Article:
falak ne gar kiyaa ru;x.sat mujhe sair-e bayaabaa;N ko
nikaalaa sar se mere jaa))e muu ;xaar-e mu;Giilaa;N ko

1) if the sky gave me leave [to depart] for a stroll in the desert
2) it caused to emerge from my head, in place of [each] hair, an acacia-thorn



ru;x.sat karnaa : 'To permit or suffer to depart, give (one) leave to go, to bid adieu to, to dismiss; to send away, discharge'. (Platts p.590)

S. R. Faruqi:

These verses [=three from {377} plus {378,6}, which SSA presents together] have been drawn from the thirty verses of a 'double-ghazal' [do-;Gazlah]. Except for three or four, every verse of the double-ghazal is an example of masterful craftsmanship and poetic composition. In such a dense [;Thas] 'ground' it's difficult to come up with even ten verses of a particularly high level, not to speak of twenty-five or thirty verses. But the youthful Mir made even this colorless ground colorful.

Perhaps because in this thorn-garden it's difficult for a verse to flourish, many of Mir's contemporaries have avoided this ground. Only Dard and Baqa have five or six verses apiece in it. Baqa was a good poet; he claimed to be Mir's equal, or even to be superior to him. He also had an enthusiasm for difficult grounds, but in this ground he couldn't come up with a single superb verse. Though indeed, Dard's verses, as usual, are almost all of a high standard.

This ground seems in fact to be the invention of Shah Hatim. Shah Hatim, and then Ja'far Ali Hasrat, have written good verses in it. Hatim's opening-verse is very fine:

mai;N paimaa))ish kiyaa majnuu;N-.sifat yak-sar bayaabaa;N ko
nah pahu;Nchaa daaman-e .sa;hraa mire chaak-e garebaa;N ko

[I measured, like Majnun, the entire desert
the garment-hem of the desert didn't reach to the rip in my collar]

This ghazal is from 1748. At that time Sauda, Yaqin, Qa'im, Taban were all present, but none of them took on this ground. Taban was in his last days; it was perhaps for this reason that he paid no attention to it. But among the other contemporaries of Mir, perhaps the reason most of them were not attracted to this ground was because it was obviously wasteland [banjar].

In Mir's opening-verse bayaabaa;N is the rhyme-word in the first line, and apparently doesn't create any special expectations. Though indeed it's interesting that for some reason the sky loves the speaker enough so that in order to lessen his madness (or to give his madness free play) it gives him leave for a 'stroll' in the desert.

In the second line an uncommon image confronts us: that on the speaker's head, instead of hair, acacia-thorns have been caused to grow. Thorns penetrate into the feet, or will penetrate into them-- so what can be the point of causing them to grow from the head? The first point is that this was 'cruelty-enjoyment' [sitam-:zariifii], it was an oppressive joke. A second point is that in thorns being caused to grow from the head, there was a suggestion that he should cover the desert roads by repeatedly prostrating himself [sar ke bal se].

A third point is that in madness the hair stands on end; here, by causing sharp thorns to grow from the head, it has created a lasting symbol of madness. A fourth point is that in madness the mind is of course wrecked; by causing thorns to grow from the head, it has ruined his appearance as well. In short, no matter how we look at it, the image has made the verse extraordinary.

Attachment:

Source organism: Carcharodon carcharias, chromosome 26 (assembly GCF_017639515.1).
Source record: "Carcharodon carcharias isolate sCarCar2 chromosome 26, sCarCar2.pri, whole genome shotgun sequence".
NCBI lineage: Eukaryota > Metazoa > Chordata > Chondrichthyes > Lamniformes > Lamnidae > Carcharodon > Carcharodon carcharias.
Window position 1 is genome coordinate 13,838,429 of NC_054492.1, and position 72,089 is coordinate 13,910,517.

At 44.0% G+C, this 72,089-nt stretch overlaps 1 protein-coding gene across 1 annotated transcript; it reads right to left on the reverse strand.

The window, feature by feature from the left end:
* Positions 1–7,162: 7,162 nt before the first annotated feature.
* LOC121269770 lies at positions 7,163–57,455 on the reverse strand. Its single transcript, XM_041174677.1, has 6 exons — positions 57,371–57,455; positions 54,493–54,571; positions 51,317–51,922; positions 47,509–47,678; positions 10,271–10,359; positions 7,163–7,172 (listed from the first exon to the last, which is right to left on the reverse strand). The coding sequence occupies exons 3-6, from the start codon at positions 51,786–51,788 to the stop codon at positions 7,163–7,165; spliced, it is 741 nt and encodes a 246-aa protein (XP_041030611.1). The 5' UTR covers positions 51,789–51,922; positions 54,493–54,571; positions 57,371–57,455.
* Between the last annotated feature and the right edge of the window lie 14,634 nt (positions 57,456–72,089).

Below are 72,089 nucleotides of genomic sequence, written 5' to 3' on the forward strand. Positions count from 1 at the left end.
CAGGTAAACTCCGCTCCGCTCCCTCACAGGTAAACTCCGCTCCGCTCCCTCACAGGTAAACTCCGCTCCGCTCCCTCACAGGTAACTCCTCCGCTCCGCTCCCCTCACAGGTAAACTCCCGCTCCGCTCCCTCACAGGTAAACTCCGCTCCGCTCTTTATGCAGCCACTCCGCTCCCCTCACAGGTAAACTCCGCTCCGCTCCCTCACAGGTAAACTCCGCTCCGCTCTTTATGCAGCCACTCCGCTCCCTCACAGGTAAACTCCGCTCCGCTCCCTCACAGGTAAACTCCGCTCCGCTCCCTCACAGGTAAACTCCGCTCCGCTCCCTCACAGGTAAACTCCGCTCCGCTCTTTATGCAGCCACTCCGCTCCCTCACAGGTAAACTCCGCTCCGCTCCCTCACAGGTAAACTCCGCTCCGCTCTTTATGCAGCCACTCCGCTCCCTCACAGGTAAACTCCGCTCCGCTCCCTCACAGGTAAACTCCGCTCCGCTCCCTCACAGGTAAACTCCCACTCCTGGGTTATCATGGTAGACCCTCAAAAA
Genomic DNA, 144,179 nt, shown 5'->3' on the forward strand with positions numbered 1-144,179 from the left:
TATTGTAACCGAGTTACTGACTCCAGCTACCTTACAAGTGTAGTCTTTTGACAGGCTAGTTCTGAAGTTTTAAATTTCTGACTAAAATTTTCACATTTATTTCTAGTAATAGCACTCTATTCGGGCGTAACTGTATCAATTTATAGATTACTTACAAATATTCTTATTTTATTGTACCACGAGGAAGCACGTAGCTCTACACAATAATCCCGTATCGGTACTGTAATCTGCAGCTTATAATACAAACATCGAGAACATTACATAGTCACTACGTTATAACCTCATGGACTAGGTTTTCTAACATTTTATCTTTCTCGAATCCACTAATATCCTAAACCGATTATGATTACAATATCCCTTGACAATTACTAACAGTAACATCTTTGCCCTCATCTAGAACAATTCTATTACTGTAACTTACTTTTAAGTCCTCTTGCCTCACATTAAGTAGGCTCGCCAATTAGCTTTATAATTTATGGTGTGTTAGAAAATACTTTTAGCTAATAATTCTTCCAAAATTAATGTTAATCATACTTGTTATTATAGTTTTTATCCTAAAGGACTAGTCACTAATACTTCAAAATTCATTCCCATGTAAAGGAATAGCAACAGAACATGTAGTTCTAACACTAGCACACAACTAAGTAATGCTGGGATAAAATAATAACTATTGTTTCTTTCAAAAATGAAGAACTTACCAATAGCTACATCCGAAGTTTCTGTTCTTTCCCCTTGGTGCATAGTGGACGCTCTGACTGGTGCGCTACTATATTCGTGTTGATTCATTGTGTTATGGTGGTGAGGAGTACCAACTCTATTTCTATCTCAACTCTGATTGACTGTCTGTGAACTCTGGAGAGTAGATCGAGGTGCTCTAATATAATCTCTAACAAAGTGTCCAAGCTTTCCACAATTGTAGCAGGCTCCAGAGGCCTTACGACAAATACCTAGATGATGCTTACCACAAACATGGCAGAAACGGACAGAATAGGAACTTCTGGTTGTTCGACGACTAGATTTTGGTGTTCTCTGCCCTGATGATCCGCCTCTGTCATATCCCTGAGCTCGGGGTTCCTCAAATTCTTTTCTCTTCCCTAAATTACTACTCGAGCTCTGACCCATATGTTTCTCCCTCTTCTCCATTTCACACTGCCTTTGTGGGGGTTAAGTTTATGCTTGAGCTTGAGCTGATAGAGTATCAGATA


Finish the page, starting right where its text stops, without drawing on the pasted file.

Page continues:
The tone of voice too is worthy of praise. In it there's annoyance, and helplessness, and the feeling of a sarcastic smile at oneself.

This theme has been used by Qa'im and Shah Nasir as well. Qa'im:

aavaaragaan-e ;Gam ke saro;N par nah jaan baal
niklii hai;N sar se phuu;T ke noke;N yih ;xaar kii

[on the heads of the wanderers of grief, do not consider there to be hair
these that have burst out and emerged from the head, are thorn-tips]

Shah Nasir:

dasht-e va;hshat-;xez me;N rakkhaa qadam jis roz se
sar ke muu nikle mire ;xaar-e mu;Giilaa;N kii :tara;h

[from the day when I set foot in the madness-creating desert
the hair on my head grew like acacia-thorns]

But neither of these verses gives the pleasure that Mir's verse gives by virtue of its presenting the sky as an active agent, as a 'subject'.



Most people would choose to take a 'stroll' in a garden or in the streets of a city; the speaker aspires only to take a 'stroll' (?) in the desert. Most people would expect to take a stroll without any special need for permission; the speaker can only take a stroll when the sky gives him leave (presumably by easing up for a little while on its constant persecution). And even if he obtains such formal leave or permission from the sky (or if the sky should actively 'send away, discharge' him for such a stroll), what is the result? He finds that the sky has caused, Instead of hair, acacia thorns to grow from his head. (What a show of wanton, unmoored 'grotesquerie'!)

So perhaps the sky is playing with the speaker, the way a cat plays with a mouse. It seemingly grants him a leave or a small vacation, so that he can stroll for a bit in the desert. But then he finds himself afflicted in new and fresh ways. Since the desert is notoriously thorny anyway, perhaps the sky wants the lover to feel that whereas other desert-travelers merely have thorns pierce into their feet, he alone has (metaphorical or even real) thorns pierce out of his head.

Who could have imagined that the sky was so diabolically inventive, such a treacherous 'cruelty-enjoyer'? Apparently the sky wanted to make sure the poor lover had no respite at all from his suffering. Still, the image of the poor lover with thorns growing out of his head is so off-putting that it does tend to vitiate the verse.